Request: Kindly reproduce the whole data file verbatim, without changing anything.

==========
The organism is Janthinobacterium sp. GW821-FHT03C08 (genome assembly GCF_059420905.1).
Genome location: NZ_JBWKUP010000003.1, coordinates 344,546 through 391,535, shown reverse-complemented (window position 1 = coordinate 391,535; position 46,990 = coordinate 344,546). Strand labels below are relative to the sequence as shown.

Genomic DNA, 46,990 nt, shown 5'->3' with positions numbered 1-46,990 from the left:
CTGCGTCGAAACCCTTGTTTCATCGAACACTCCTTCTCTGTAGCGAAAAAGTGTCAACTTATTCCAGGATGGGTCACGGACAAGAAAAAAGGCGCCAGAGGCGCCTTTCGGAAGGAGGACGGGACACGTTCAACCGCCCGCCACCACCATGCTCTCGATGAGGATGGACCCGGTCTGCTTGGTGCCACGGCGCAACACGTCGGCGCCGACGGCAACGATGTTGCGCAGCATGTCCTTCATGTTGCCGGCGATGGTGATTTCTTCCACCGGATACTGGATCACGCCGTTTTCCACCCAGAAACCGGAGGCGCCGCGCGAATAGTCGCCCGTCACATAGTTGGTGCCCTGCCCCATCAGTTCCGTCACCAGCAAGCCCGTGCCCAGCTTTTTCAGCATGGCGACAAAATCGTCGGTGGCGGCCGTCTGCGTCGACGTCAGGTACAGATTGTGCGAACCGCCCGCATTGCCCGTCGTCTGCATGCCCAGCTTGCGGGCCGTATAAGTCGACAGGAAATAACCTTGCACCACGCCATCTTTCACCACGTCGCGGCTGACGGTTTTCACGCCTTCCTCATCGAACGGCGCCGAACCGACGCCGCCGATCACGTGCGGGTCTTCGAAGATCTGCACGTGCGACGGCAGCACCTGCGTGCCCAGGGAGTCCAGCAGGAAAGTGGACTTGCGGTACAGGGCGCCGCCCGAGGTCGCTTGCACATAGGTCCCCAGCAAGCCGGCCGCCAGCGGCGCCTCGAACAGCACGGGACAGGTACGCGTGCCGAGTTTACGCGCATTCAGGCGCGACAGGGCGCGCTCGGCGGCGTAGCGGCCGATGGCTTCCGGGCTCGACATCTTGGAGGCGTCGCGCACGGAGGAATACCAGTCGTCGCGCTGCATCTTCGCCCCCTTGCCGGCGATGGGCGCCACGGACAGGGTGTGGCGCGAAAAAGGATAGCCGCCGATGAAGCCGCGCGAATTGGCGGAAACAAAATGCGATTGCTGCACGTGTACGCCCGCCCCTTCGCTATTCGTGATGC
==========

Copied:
The organism is Janthinobacterium sp. GW821-FHT03C08 (genome assembly GCF_059420905.1).
Genome location: NZ_JBWKUP010000003.1, coordinates 344,546 through 391,535, shown reverse-complemented (window position 1 = coordinate 391,535; position 46,990 = coordinate 344,546). Strand labels below are relative to the sequence as shown.

Genomic DNA, 46,990 nt, shown 5'->3' with positions numbered 1-46,990 from the left:
CTGCGTCGAAACCCTTGTTTCATCGAACACTCCTTCTCTGTAGCGAAAAAGTGTCAACTTATTCCAGGATGGGTCACGGACAAGAAAAAAGGCGCCAGAGGCGCCTTTCGGAAGGAGGACGGGACACGTTCAACCGCCCGCCACCACCATGCTCTCGATGAGGATGGACCCGGTCTGCTTGGTGCCACGGCGCAACACGTCGGCGCCGACGGCAACGATGTTGCGCAGCATGTCCTTCATGTTGCCGGCGATGGTGATTTCTTCCACCGGATACTGGATCACGCCGTTTTCCACCCAGAAACCGGAGGCGCCGCGCGAATAGTCGCCCGTCACATAGTTGGTGCCCTGCCCCATCAGTTCCGTCACCAGCAAGCCCGTGCCCAGCTTTTTCAGCATGGCGACAAAATCGTCGGTGGCGGCCGTCTGCGTCGACGTCAGGTACAGATTGTGCGAACCGCCCGCATTGCCCGTCGTCTGCATGCCCAGCTTGCGGGCCGTATAAGTCGACAGGAAATAACCTTGCACCACGCCATCTTTCACCACGTCGCGGCTGACGGTTTTCACGCCTTCCTCATCGAACGGCGCCGAACCGACGCCGCCGATCACGTGCGGGTCTTCGAAGATCTGCACGTGCGACGGCAGCACCTGCGTGCCCAGGGAGTCCAGCAGGAAAGTGGACTTGCGGTACAGGGCGCCGCCCGAGGTCGCTTGCACATAGGTCCCCAGCAAGCCGGCCGCCAGCGGCGCCTCGAACAGCACGGGACAGGTACGCGTGCCGAGTTTACGCGCATTCAGGCGCGACAGGGCGCGCTCGGCGGCGTAGCGGCCGATGGCTTCCGGGCTCGACATCTTGGAGGCGTCGCGCACGGAGGAATACCAGTCGTCGCGCTGCATCTTCGCCCCCTTGCCGGCGATGGGCGCCACGGACAGGGTGTGGCGCGAAAAAGGATAGCCGCCGATGAAGCCGCGCGAATTGGCGGAAACAAAATGCGATTGCTGCACGTGTACGCCCGCCCCTTCGCTATTCGTGATGC